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How to Make Better Tech to Better Our Lives

Written by Jayvee Fernandez

On one hand, we live in a terrific fantasyland where technology makes our lives more convenient, more fun, and more secure. We have tech that completes tasks without prompting, that can hold conversations nearly as well as another person, that can literally take us to new places. Yet, on the other hand, our tech could be better.

Science fiction shows us pictures of jetpacks and moon colonies, but the truth is technology has a great impact on our lives ― and it could be greater. Through technology, we can craft the world into a better place, but first we need to develop better tech. Here are a number of ways we can modify and create tech that is bigger, badder, and better than ever.

Customization
The most recent industrial revolution brought the Western world the factory line and interchangeable parts, which dramatically increased productivity, decreased prices, and improved quality of life. Because we can create hundreds of identical items in just a few hours, nearly everyone can own the same things and reap the benefits of an elevated lifestyle.
However, in just a century, the boons granted by these industrial revelations have faded. People are beginning to realize they don’t need the exact same stuff as their neighbors; in fact, for the most part, each person has unique requirements to sustain and improve his or her standard of living.
Thankfully, technology is becoming more and more customizable. Instead of producing one item intended to suit all lifestyles, tech manufacturers should create the opportunity to adapt all technologies to individual ways of life. The popularity of e-cigarettes is the perfect example of the success of customizable tech, as e-cigs come in a variety of shapes, sizes, colors, and flavors to suit unique tastes. Customization might not necessarily help tech advance, but it does make tech more applicable to individual situations, which is definitely better.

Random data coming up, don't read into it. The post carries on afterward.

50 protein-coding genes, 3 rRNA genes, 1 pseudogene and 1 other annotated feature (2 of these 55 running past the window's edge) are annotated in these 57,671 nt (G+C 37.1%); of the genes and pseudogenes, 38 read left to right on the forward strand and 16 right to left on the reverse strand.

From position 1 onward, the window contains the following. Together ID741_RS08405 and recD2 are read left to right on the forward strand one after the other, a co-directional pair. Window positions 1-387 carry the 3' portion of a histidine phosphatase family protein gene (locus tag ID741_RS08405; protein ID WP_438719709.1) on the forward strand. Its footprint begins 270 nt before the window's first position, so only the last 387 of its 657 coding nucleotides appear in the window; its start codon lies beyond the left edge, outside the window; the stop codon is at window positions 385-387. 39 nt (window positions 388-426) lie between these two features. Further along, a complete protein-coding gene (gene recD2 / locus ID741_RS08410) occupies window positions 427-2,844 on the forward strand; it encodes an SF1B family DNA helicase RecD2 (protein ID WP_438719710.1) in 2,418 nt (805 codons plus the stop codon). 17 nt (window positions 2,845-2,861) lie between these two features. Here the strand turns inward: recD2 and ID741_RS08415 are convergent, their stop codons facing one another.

Crowdsourcing
Laserdisc, Betamax, QR codes, Google Glass ― history is riddled with stories about amazing tech that didn’t catch on. After untold time and money spent developing these technologies, their creators were forced to admit defeat. However, the reason for their failure is obvious: They didn’t understand their audience.
Today, crowdsourcing is best known as a way to gain startup funds for new ideas or businesses, but the concept goes well beyond financing. It is possible to crowdsource for information, as well ― though most people prefer to call it research. By connecting directly with prospective consumers, developers can better understand exactly what people need in their tech. Then, the technologies they create will be perfectly suited to address audience wants and needs. With just a small amount of outreach, tech manufacturers can make radically better tech.

Cutting Back
Often, tech with many capabilities is too overwhelming to use. One study found that users simply forget about any features beyond six, so a device that can accomplish 10 tasks at once is needlessly complex ― and likely late to market and too expensive, to boot. Though tech developers might enjoy the challenge of cramming as many capabilities as possible into a single product, for better tech, they should be doing the opposite.
Simple technology is becoming increasingly desirable thanks in part to the surplus of crushing flood of multi-feature tech. What users truly want is streamlined tech that is intuitive and effortless to use. Steve Jobs understood this desire, which is why Apple’s devices were so minimal and beloved during his reign. Stripping away unnecessary details and getting to the core uses of different devices will allow tech developers to advance the features consumers need and want most.

Curation
Because integrating hundreds of features on one device is not a tenable tech strategy, consumers are often faced with purchasing and assembling dozens of technologies when they have limited knowledge regarding interaction of products and features. The results can vary from fine (albeit not fantastic) functionality to perpetually fritzing tech.
All tech works best under specific conditions, but even those who deem themselves tech-savvy might not be fully aware of their setup’s deficiencies. Therefore, curating technologies into functional bundles ― like creating a package for gamers consisting of a high-processing CPU, a high-resolution monitor, and 5.1 speakers ― allows consumers to procure the best possible tech without fully understanding the capabilities they need. Curation is an easy task for tech developers that will result in better sales as well as better tech for the rest of us.

About the author

Jayvee Fernandez

Jayvee Fernandez is a tech enthusiast, EAN certified SCUBA Diver and underwater photographer based in Metro Manila, Philippines. His photos and videos have appeared in various international and local publications including Random House Germany, Discovery Channel Canada, and CNN.

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